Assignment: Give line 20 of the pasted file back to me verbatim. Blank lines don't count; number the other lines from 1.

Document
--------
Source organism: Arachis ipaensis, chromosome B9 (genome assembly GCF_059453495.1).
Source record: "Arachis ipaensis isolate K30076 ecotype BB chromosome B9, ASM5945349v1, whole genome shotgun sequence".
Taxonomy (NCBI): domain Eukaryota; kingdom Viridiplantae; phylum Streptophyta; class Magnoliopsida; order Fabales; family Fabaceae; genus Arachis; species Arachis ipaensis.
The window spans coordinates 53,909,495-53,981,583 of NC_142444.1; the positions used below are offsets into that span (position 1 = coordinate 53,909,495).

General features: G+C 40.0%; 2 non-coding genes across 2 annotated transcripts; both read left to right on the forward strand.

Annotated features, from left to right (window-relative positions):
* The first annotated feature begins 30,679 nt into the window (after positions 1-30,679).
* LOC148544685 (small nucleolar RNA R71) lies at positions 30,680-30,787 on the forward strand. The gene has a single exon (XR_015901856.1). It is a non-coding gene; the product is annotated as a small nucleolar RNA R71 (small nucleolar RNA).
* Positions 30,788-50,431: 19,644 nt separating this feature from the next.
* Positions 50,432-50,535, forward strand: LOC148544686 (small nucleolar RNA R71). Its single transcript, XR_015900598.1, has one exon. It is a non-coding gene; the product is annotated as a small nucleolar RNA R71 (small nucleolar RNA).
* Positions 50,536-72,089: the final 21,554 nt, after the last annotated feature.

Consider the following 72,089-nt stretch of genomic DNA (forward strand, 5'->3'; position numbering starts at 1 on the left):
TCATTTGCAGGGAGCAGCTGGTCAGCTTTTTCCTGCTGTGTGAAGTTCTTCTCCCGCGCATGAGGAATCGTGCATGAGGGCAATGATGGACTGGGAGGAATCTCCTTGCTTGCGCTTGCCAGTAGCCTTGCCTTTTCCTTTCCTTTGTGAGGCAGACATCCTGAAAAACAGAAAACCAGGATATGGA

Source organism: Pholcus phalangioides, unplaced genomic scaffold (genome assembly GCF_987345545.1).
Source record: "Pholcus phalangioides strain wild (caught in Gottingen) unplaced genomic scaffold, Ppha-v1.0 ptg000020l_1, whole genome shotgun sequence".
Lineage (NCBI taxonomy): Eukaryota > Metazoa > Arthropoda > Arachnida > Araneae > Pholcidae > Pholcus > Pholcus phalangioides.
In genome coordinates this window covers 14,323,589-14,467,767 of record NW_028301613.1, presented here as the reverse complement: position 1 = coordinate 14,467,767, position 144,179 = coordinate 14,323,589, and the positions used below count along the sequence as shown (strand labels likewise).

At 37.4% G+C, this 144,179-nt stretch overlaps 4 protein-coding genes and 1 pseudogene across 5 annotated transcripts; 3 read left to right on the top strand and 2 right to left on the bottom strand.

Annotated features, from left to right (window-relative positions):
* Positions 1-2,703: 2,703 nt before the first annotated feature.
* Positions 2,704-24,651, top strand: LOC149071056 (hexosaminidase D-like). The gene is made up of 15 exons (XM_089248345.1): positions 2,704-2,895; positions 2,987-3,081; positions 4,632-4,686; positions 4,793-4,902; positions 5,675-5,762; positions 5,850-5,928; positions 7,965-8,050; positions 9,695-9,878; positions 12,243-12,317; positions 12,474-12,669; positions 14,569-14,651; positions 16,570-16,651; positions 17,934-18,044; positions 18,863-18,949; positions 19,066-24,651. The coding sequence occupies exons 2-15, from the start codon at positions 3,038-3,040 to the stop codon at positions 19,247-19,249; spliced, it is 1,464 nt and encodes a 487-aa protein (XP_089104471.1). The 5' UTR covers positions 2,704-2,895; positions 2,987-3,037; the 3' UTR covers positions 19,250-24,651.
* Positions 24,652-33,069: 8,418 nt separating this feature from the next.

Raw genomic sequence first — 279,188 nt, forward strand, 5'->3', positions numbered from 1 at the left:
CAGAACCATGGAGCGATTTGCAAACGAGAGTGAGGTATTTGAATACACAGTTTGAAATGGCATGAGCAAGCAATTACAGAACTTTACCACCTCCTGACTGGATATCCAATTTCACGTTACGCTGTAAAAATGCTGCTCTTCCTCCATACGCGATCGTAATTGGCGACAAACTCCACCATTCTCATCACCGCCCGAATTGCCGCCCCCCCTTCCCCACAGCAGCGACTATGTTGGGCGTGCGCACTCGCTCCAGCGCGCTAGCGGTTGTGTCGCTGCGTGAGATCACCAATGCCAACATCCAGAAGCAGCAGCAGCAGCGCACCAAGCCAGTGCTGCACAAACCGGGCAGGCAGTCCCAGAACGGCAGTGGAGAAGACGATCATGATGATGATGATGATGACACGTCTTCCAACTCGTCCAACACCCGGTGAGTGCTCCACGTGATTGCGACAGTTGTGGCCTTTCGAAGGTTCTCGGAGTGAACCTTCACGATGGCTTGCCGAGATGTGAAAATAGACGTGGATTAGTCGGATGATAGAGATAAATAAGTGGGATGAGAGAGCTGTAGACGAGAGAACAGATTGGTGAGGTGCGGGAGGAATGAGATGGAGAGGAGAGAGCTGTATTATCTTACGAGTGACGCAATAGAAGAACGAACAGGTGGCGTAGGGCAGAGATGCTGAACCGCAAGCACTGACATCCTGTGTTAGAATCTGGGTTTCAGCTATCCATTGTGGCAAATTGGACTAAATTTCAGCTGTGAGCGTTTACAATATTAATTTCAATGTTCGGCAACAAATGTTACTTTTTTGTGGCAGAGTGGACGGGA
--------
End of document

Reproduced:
* Positions 1-2,703: 2,703 nt before the first annotated feature.